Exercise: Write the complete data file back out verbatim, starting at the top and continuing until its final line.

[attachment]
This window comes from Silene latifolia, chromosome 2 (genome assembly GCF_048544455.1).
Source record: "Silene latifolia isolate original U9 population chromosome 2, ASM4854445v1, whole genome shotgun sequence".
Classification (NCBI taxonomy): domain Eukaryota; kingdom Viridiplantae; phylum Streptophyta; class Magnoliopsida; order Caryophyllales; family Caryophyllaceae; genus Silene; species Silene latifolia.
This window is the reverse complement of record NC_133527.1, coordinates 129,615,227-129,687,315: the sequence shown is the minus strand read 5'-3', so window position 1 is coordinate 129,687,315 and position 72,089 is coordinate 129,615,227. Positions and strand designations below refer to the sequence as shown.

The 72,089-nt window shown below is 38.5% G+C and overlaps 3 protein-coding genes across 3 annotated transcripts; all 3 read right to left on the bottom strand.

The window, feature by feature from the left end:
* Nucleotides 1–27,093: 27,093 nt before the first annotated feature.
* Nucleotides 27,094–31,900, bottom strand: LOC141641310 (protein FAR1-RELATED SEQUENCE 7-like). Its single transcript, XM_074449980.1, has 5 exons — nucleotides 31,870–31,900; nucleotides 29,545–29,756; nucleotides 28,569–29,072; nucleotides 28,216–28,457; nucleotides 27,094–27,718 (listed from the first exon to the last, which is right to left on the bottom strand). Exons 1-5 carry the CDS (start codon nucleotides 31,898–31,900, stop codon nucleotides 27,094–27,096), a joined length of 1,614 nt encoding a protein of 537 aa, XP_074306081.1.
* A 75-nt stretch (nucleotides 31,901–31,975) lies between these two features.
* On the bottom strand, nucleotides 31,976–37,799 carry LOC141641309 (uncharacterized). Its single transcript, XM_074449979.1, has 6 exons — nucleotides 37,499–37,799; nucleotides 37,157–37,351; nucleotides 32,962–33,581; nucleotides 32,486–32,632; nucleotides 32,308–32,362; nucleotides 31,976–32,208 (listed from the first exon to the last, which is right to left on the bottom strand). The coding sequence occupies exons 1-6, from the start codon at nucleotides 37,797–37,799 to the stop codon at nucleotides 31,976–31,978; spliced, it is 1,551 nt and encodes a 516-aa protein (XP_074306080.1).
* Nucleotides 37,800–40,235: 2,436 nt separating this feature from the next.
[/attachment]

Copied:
This window comes from Silene latifolia, chromosome 2 (genome assembly GCF_048544455.1).
Source record: "Silene latifolia isolate original U9 population chromosome 2, ASM4854445v1, whole genome shotgun sequence".
Classification (NCBI taxonomy): domain Eukaryota; kingdom Viridiplantae; phylum Streptophyta; class Magnoliopsida; order Caryophyllales; family Caryophyllaceae; genus Silene; species Silene latifolia.
This window is the reverse complement of record NC_133527.1, coordinates 129,615,227-129,687,315: the sequence shown is the minus strand read 5'-3', so window position 1 is coordinate 129,687,315 and position 72,089 is coordinate 129,615,227. Positions and strand designations below refer to the sequence as shown.

The 72,089-nt window shown below is 38.5% G+C and overlaps 3 protein-coding genes across 3 annotated transcripts; all 3 read right to left on the bottom strand.

The window, feature by feature from the left end:
* Nucleotides 1–27,093: 27,093 nt before the first annotated feature.
* Nucleotides 27,094–31,900, bottom strand: LOC141641310 (protein FAR1-RELATED SEQUENCE 7-like). Its single transcript, XM_074449980.1, has 5 exons — nucleotides 31,870–31,900; nucleotides 29,545–29,756; nucleotides 28,569–29,072; nucleotides 28,216–28,457; nucleotides 27,094–27,718 (listed from the first exon to the last, which is right to left on the bottom strand). Exons 1-5 carry the CDS (start codon nucleotides 31,898–31,900, stop codon nucleotides 27,094–27,096), a joined length of 1,614 nt encoding a protein of 537 aa, XP_074306081.1.
* A 75-nt stretch (nucleotides 31,901–31,975) lies between these two features.
* On the bottom strand, nucleotides 31,976–37,799 carry LOC141641309 (uncharacterized). Its single transcript, XM_074449979.1, has 6 exons — nucleotides 37,499–37,799; nucleotides 37,157–37,351; nucleotides 32,962–33,581; nucleotides 32,486–32,632; nucleotides 32,308–32,362; nucleotides 31,976–32,208 (listed from the first exon to the last, which is right to left on the bottom strand). The coding sequence occupies exons 1-6, from the start codon at nucleotides 37,797–37,799 to the stop codon at nucleotides 31,976–31,978; spliced, it is 1,551 nt and encodes a 516-aa protein (XP_074306080.1).
* Nucleotides 37,800–40,235: 2,436 nt separating this feature from the next.